Interestingly, the terms of the covenant were quite clear and easy to accept when the Truth was still partially hidden from view (the time of the Old Testament), yet our ability to grasp the terms and import of the New Covenant have an almost inverse relationship to the nearness and clarity of the truth. In other words, because the unity of God and man is so profound and real with Christ, the Word describing our new covenant is almost beyond our comprehension, somehow obscured in its mystery and proximity, as if peering at it through a cloud of incense at Mass. As an example of what I mean, we see time and again that the disciples don’t quite understand what Jesus’s parables and teaching are all about. Some of his teaching is too difficult for them to accept, like the revelation of his very flesh and blood being the food of life and that we must eat it, and they leave in droves. Even today, it’s easier for Catholics to believe in a simplified “love one another” existence than the nuanced call to dwell in God first and love others because you are loving Him in them. Or easier for Christians of other denominations to disregard the call to literally eat his flesh and drink his blood to be sacramentally purified and joined with the triune God. The closer the mystery and the truth, the more of a deep faith is required. After all, it’s much easier to have faith in a God who helps you win a battle than it is to have faith in a silent Trinity pouring out their ever-flowing love on humanity, specifically through sacraments that were established when one Person of the Trinity died in an act of love for his Father and then bodily rose from the dead. This is the difficult work of faith we are called to bring to our New Covenant.

Transfiguration (1560), Titian | Wikimedia Commons. Jesus is the new Adam, the new Moses, the perfection of Elijah; as the apostles wanted to stay in on the mountain where His glory was revealed, we, too, sometimes forget that the New Covenant commands us to “pick up our cross” and follow Him.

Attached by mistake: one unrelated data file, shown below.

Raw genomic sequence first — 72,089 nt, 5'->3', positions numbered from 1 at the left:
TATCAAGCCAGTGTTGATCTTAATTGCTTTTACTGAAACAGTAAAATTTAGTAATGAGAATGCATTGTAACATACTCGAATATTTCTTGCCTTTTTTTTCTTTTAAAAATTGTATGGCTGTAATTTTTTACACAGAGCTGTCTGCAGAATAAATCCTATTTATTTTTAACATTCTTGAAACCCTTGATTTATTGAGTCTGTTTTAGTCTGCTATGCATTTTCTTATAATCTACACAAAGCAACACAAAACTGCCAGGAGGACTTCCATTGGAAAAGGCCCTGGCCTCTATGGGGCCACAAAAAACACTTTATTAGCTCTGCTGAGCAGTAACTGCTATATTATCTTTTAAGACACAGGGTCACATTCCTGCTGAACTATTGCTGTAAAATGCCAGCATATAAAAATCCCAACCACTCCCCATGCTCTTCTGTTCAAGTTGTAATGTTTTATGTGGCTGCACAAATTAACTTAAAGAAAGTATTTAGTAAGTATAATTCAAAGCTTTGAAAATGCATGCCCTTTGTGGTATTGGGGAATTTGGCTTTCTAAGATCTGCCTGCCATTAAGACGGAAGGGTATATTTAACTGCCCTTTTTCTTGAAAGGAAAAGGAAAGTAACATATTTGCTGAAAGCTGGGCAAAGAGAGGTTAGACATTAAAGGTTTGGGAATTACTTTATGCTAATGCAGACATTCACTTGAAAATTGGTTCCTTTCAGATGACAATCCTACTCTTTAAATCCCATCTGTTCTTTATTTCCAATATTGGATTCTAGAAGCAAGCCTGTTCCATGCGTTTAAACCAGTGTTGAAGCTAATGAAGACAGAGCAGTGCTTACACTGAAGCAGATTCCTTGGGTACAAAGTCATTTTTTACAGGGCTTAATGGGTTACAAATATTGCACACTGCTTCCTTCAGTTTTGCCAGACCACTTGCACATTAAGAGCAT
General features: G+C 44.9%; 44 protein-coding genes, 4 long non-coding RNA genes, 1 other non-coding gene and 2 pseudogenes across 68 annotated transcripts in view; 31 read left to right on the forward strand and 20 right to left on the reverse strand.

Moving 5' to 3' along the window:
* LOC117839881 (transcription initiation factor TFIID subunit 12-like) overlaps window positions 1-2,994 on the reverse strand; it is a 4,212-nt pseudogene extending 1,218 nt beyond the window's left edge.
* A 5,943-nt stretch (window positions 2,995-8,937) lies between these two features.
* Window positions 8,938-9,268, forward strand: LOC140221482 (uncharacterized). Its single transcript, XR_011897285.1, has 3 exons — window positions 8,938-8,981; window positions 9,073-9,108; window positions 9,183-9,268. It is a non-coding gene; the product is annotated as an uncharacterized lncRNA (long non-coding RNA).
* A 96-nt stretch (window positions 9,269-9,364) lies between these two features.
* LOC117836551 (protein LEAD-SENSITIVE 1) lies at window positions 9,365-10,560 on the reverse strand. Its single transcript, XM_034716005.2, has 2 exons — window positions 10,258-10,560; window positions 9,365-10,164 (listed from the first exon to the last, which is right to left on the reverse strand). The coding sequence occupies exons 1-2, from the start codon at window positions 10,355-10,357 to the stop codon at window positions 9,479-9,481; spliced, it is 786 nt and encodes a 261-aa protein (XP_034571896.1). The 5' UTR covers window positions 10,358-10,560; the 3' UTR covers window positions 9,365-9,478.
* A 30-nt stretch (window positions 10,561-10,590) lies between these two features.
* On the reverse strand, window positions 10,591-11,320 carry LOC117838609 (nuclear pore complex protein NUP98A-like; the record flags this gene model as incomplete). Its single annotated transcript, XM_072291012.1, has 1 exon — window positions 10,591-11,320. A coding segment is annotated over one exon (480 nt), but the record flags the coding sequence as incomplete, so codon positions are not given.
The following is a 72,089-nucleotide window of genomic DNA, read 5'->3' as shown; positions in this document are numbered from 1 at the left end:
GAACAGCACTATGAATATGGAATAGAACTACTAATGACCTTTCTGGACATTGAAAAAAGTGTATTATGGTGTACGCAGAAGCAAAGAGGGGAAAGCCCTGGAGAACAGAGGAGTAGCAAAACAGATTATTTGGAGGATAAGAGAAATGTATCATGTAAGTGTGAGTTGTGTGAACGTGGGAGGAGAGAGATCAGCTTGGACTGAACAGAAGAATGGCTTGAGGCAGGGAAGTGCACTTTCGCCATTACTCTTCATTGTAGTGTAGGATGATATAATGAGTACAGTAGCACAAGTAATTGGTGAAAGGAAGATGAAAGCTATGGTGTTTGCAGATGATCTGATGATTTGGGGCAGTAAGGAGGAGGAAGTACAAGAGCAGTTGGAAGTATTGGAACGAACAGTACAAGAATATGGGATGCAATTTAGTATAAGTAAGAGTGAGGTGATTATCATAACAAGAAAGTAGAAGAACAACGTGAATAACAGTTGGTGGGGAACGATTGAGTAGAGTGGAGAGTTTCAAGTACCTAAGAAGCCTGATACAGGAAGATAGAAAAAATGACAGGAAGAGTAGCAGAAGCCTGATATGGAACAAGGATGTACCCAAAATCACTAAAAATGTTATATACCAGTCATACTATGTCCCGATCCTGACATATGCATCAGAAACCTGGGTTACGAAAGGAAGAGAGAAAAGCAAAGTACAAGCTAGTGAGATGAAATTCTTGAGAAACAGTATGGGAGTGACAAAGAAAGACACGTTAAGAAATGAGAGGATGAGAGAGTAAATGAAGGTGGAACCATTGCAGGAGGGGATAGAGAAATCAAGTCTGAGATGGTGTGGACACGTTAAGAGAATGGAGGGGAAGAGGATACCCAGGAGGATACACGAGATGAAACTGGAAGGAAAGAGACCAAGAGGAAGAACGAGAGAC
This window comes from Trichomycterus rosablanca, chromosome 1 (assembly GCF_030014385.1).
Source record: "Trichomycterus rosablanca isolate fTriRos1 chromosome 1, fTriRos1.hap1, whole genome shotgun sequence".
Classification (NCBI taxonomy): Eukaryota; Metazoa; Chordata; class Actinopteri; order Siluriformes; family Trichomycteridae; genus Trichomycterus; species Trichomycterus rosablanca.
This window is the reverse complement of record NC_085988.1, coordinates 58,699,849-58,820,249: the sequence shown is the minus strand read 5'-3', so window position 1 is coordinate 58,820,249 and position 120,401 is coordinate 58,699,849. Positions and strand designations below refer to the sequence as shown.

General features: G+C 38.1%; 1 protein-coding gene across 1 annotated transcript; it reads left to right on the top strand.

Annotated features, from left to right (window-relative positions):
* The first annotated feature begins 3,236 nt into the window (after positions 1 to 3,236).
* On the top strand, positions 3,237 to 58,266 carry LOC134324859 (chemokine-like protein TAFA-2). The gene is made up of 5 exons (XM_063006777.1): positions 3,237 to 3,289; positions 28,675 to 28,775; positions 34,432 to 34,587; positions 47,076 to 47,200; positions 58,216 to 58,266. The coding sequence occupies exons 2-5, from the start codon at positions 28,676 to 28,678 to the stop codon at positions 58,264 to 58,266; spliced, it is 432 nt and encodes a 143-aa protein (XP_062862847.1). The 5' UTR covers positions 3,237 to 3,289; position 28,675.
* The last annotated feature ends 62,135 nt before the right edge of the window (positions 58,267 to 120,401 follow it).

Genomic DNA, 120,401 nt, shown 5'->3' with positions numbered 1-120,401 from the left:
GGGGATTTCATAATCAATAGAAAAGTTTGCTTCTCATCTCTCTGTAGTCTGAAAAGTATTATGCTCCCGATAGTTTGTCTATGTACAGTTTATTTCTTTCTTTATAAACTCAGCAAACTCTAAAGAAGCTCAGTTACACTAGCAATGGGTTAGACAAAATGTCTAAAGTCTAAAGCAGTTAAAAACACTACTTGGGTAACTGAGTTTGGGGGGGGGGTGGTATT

Today’s reading from St. Matthew shows Jesus tackling these difficulties head-on: “You have heard that it was said, You shall love your neighbor and hate your enemy. But I say to you, love your enemies, and pray for those who persecute you.” Jesus refers to some liberties taken by the scribes and Rabbis who took commandments from old covenants and applied them not to personal interactions (instead of the establishment of nationhood). Jesus is straightforward in reversing this errant teaching.

Why on earth would we pray for those who persecute us? The answer, in fact, lies in heaven, not earth. Jesus explains that we do this “that you may be children of your heavenly Father, for he makes his sun rise on the bad and the good.” To be a child of the heavenly Father in this New Covenant is something much more profound than the nation-building hopes of the chosen people in the old covenants. The real union with God that Christ gives us means that we really have a filial relationship with God. If we inherit our being from God (which we always have since he is our Creator), then we have inherited a fundamental holiness that is contained in the soul of each of us. Christ renews and perfects the holiness in us through the sacraments. This holiness demands: a.) that we do not hate others out of our moral integrity with our God-infused souls, and b.) that we must respect the holiness found in every other human. We simply cannot hate them (which includes the inseparable part of them that is God) while at the same time being true to our covenant with God. As we explored in Thursday’s post , we can’t expect to dwell in God and push Him away at the same time. Thus, we must pray for those who persecute us beause they are not being true to their Godly nature, and we see God in them and love and respect them for it.

Jesus is clear that our aim is not to be like pagans and sinners who only love those who are easy to love, those on their own side. Instead, we must “be perfect, just as your heavenly Father is perfect.” Let that sink in for a moment. It’s no small potatoes, this covenant we have. It’s a lot easier to focus on the benefits we get from our God, like everlasting life in the Kingdom, than it is to think about our own requirements as part of this contract. But Lent is a time to seriously consider just what we’re doing here.

It’s a whole-body, whole-mind, whole-soul venture to be a Christian. How do you arrange your days between work, children, colleagues, leisure, and God? Where is God in the list of priorities? How often each day are you praying to Him and talking to Him? Are you carrying love of Him into every interaction with another human being that you have in a week? 

In short, are you living up to your end of the covenant?